BMJ Case Reports 2016; doi:10.1136/bcr-2016-215012

Limbic encephalitis following immunotherapy against metastatic malignant melanoma

  1. Ayse Turan1
  1. 1Greater Manchester Neurosciences Centre, Department of Neurology, Salford Royal NHS Foundation Trust, Salford, UK
  2. 2Pennine Acute Hospitals NHS Trust, Manchester, UK
  1. Correspondence to Dr Sharfaraz Salam, sharfaraz{at}
  • Accepted 9 March 2016
  • Published 23 March 2016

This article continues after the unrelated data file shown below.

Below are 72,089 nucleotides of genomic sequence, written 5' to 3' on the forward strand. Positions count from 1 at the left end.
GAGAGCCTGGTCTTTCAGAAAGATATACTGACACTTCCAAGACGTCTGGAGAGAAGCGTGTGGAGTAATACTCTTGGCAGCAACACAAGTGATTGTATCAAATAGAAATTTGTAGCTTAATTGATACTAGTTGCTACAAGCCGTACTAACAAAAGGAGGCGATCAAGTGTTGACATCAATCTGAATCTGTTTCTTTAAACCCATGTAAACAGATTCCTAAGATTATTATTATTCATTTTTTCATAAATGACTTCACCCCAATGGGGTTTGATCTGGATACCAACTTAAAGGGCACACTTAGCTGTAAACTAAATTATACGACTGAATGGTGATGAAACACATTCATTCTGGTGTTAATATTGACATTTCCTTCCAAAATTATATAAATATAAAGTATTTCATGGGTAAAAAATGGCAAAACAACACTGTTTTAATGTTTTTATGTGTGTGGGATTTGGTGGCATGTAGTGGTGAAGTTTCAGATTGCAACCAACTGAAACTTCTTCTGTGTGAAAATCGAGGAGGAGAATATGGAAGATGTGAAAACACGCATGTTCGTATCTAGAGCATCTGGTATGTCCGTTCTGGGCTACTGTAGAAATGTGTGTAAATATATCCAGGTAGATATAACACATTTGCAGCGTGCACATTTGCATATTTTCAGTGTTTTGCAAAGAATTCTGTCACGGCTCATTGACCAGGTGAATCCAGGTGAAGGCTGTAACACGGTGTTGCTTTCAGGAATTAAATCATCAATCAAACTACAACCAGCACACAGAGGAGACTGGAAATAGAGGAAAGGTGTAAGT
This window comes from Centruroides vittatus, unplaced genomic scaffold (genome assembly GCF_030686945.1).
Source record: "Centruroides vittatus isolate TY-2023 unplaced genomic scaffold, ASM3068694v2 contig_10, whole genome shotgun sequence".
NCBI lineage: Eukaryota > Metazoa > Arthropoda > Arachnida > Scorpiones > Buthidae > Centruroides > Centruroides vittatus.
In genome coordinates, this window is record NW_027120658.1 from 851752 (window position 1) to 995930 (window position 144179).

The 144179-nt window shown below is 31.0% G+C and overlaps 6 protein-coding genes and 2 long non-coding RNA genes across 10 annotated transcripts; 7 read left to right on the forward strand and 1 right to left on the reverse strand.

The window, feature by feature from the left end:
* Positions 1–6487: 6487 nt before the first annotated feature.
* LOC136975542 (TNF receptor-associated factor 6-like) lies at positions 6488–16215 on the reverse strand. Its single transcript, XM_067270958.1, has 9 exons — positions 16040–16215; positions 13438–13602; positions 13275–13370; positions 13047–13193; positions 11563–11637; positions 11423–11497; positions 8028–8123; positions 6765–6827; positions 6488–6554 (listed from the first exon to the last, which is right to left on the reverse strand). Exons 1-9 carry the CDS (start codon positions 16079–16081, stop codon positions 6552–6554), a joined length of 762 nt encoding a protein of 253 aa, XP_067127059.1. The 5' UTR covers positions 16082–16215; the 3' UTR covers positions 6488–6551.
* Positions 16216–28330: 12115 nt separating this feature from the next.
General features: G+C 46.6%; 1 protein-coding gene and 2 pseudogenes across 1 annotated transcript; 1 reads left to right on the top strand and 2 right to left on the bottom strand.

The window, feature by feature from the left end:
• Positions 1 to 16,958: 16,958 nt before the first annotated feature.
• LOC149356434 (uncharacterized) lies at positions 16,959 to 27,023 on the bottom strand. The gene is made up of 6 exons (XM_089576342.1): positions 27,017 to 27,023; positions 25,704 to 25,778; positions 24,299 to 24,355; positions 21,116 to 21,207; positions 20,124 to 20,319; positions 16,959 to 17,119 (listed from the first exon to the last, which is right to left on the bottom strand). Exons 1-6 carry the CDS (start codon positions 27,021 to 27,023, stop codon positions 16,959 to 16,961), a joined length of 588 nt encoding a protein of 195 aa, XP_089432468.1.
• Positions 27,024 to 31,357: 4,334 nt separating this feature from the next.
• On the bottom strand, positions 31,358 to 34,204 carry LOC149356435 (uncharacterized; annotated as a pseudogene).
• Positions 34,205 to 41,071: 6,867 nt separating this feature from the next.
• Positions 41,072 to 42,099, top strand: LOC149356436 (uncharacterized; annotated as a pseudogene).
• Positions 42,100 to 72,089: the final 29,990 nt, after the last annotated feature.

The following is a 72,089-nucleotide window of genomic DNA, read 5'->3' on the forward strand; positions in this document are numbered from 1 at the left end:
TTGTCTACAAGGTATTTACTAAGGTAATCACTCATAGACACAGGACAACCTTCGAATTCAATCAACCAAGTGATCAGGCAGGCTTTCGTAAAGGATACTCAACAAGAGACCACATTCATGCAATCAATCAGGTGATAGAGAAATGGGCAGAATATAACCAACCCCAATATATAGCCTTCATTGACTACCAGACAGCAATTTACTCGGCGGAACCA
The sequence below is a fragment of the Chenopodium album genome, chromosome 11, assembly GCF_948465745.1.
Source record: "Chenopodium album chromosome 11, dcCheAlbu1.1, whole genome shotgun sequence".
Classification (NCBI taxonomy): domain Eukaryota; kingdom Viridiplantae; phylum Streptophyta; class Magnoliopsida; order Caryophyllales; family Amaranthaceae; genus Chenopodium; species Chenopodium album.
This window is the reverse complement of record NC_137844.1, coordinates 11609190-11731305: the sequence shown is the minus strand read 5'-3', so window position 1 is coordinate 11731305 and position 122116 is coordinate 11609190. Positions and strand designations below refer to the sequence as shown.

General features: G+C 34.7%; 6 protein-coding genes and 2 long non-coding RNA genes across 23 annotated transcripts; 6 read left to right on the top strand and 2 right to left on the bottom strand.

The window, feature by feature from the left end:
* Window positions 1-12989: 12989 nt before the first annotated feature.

Novel immunotherapies are increasingly being used to treat malignant melanoma. The use of such agents has been associated with triggering autoimmunity. However, there has been a paucity in reports of limbic encephalitis associated with these immunotherapies. Pembrolizumab, a monoclonal antibody against programmed cell death antigen (PD-1), is currently being trialled in the UK to treat malignant melanoma. We report a unique case of antibody-negative limbic encephalitis presenting 1 year after starting pembrolizumab, in the context of malignant melanoma. The patient presented with progressive cognitive decline. MRI of the brain revealed signal change within the limbic structures. Cerebrospinal fluid studies confirmed evidence of inflammation with raised white cell count and protein. We were able to prevent further progression of symptoms by stopping pembrolizumab and treating the patient instead with steroids. We advocate considering autoimmune neuroinflammation as a differential for neurological disorders presenting in patients receiving PD-1 antagonist treatment and immunotherapy in general.

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